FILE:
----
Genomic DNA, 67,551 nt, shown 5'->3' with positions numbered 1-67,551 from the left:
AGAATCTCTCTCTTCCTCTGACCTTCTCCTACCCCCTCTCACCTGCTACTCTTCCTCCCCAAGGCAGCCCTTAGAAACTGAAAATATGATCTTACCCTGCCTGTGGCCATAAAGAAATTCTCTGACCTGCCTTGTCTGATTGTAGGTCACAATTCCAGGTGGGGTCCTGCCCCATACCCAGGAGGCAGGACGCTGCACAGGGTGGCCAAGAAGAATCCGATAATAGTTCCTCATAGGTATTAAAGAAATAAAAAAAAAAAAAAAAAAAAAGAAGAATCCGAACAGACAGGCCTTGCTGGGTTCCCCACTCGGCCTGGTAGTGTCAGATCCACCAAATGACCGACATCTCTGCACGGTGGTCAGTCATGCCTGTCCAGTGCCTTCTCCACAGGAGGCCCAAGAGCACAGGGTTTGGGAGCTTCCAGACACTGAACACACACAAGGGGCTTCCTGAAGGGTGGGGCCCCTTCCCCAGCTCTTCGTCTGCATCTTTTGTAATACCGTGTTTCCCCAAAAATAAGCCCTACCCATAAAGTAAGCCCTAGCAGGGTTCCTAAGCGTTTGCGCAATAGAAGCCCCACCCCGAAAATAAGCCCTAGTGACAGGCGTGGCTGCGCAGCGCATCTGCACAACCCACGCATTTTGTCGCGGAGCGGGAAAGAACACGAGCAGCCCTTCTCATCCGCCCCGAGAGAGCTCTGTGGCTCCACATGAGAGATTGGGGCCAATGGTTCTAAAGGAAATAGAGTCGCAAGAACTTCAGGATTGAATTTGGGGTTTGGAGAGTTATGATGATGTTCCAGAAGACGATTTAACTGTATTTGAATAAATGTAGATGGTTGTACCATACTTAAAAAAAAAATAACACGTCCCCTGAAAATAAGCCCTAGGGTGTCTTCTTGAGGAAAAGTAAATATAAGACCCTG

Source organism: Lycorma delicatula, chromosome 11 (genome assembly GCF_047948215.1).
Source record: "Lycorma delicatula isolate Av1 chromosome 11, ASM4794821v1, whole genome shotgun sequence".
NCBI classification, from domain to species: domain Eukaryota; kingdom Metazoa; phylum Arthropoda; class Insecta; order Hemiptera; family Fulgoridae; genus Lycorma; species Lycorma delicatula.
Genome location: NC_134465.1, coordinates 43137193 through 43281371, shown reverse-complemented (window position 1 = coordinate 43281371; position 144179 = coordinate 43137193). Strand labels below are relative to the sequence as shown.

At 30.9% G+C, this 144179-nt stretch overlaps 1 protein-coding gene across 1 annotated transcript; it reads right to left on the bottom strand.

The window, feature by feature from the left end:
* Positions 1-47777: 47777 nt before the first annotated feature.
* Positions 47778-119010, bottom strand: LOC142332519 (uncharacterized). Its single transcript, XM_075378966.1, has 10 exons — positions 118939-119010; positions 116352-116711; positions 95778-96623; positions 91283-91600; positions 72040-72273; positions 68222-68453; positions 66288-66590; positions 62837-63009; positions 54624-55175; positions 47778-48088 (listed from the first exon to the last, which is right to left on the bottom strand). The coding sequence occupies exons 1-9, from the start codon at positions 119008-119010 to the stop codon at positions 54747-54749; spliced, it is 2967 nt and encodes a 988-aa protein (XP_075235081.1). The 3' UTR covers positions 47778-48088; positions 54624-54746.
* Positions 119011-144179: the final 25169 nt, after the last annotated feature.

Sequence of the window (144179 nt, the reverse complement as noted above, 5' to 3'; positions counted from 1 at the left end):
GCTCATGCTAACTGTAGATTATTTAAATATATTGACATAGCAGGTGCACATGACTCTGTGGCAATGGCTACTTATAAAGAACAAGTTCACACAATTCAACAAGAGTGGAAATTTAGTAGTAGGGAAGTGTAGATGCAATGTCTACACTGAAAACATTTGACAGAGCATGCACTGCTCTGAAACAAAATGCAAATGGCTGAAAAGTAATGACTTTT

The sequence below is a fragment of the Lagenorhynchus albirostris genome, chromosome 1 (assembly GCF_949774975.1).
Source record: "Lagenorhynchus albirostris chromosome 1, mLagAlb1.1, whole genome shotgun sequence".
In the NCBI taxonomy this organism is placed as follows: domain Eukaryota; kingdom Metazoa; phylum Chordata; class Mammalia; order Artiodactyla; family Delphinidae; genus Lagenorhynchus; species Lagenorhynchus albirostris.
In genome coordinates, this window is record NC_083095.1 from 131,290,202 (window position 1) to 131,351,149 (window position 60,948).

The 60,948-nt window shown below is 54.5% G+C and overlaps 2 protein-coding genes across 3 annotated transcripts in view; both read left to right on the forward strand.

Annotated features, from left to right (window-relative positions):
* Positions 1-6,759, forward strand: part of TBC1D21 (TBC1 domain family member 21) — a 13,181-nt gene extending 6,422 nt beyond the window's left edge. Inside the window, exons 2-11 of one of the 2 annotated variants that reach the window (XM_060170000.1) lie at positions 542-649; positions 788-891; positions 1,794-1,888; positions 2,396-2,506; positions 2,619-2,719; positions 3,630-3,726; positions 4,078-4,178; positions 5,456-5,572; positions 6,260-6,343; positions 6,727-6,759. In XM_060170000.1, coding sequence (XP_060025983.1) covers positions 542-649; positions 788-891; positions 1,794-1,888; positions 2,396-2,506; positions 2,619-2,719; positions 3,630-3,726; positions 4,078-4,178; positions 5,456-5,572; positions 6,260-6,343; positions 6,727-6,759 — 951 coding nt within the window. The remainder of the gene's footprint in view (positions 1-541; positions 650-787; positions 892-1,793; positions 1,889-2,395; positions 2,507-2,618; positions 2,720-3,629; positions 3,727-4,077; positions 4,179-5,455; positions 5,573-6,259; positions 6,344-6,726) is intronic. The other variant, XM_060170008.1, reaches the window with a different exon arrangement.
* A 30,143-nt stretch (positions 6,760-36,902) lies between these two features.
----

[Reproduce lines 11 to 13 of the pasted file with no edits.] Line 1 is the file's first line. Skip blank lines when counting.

* Positions 119011-144179: the final 25169 nt, after the last annotated feature.

Sequence of the window (144179 nt, the reverse complement as noted above, 5' to 3'; positions counted from 1 at the left end):
GCTCATGCTAACTGTAGATTATTTAAATATATTGACATAGCAGGTGCACATGACTCTGTGGCAATGGCTACTTATAAAGAACAAGTTCACACAATTCAACAAGAGTGGAAATTTAGTAGTAGGGAAGTGTAGATGCAATGTCTACACTGAAAACATTTGACAGAGCATGCACTGCTCTGAAACAAAATGCAAATGGCTGAAAAGTAATGACTTTT